Q: Does putting the computer to sleep disconnect it from the Internet and while in sleep mode is it affected by “Wake on Lan?”
This can get a little complicated and technical, but I’ll try to explain the basics as simply as I can.
The answer to this question varies greatly depending upon the exact equipment and operating system you are using.
In general, when a computer goes to sleep, only essential items continue to run in a low-energy consumption mode.
Things like the network connection are shut down, making it inactive and technically “not connected” to the Internet, even though you are still physically connected to the Internet.
This technically provides the potential for a remote connection, even though your computer is in sleep mode.
Many computers and network devices have an option to “Wake on Lan” (WoL) or “Wake on Wireless Lan” (WoWLAN) which makes your computer accessible while in sleep mode.
Not only can your computer be woken up from sleep mode with WoL turned on, but properly configured, it can actually be turned on even if it’s been shut down through the use of a “wake-up packet.”
Wake-up packets (a.k.a. magic packets) are designed to allow authorized remote users to activate off-line computers with a specially encoded packet from the Internet.
If this is all news to you and you’re a general home or small business user without an IT department, it’s highly unlikely that you have this rather elaborate setup configured on your computer and network.
If your computer is part of a business network and managed by an IT group, it’s certainly possible that they’ve set your system up for this type of remote activation, so check with them to confirm.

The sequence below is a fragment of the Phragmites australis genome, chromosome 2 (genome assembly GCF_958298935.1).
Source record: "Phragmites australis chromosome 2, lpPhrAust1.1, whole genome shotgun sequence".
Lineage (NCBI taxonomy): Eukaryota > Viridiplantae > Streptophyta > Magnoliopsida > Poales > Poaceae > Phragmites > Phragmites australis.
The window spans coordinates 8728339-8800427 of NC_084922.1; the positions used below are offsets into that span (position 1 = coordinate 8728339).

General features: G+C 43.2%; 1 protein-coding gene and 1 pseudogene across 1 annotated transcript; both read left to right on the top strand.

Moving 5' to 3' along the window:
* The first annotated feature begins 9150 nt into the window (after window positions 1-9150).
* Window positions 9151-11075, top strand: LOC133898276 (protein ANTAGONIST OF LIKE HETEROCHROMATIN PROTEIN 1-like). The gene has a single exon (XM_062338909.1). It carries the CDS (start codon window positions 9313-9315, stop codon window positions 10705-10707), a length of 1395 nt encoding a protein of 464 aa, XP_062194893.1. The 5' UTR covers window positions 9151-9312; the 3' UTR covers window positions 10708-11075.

Even if WoL is turned on and someone steals the information necessary to send you a properly formatted magic packet, it doesn’t mean they have total access to your computer. At best, they can annoy or freak you out by remotely turning your computer on, but without other exploits in place, that’s about it.
Frankly, if a stranger has the ability to turn your computer on because you have WoL turned on, you have much a bigger problem because they would have had to gain administrative access to your router/firewall or other security settings to pull it off.
You can track down the specific steps to turn off the WoL in your computer’s BIOS or your network interface settings, but I don’t really see the need as it’s not really a security issue on its own.
If your computer is seeming to wake up on its own, it’s more likely to be one of your connected peripherals. Lots of devices, such as your mouse and keyboard, are designed to wake up your computer when you start to use them, but some printers, scanners and lots of USB-connected devices might also be configured to wake up your computer upon use.
A quick way to see the last device to wake up your computer is through a Windows command line.
In Windows 7, click the Start button and type “cmd” into the Search box to launch a black command line window.
In Windows 8, hold down the Windows logo key + X and click the Command Prompt option.
Type powercfg -lastwake to identify the event or device that caused the last waking process.
To see all devices capable of waking up your computer, type powercfg -devicequery wake_armed so you’ll know what devices to troubleshoot.
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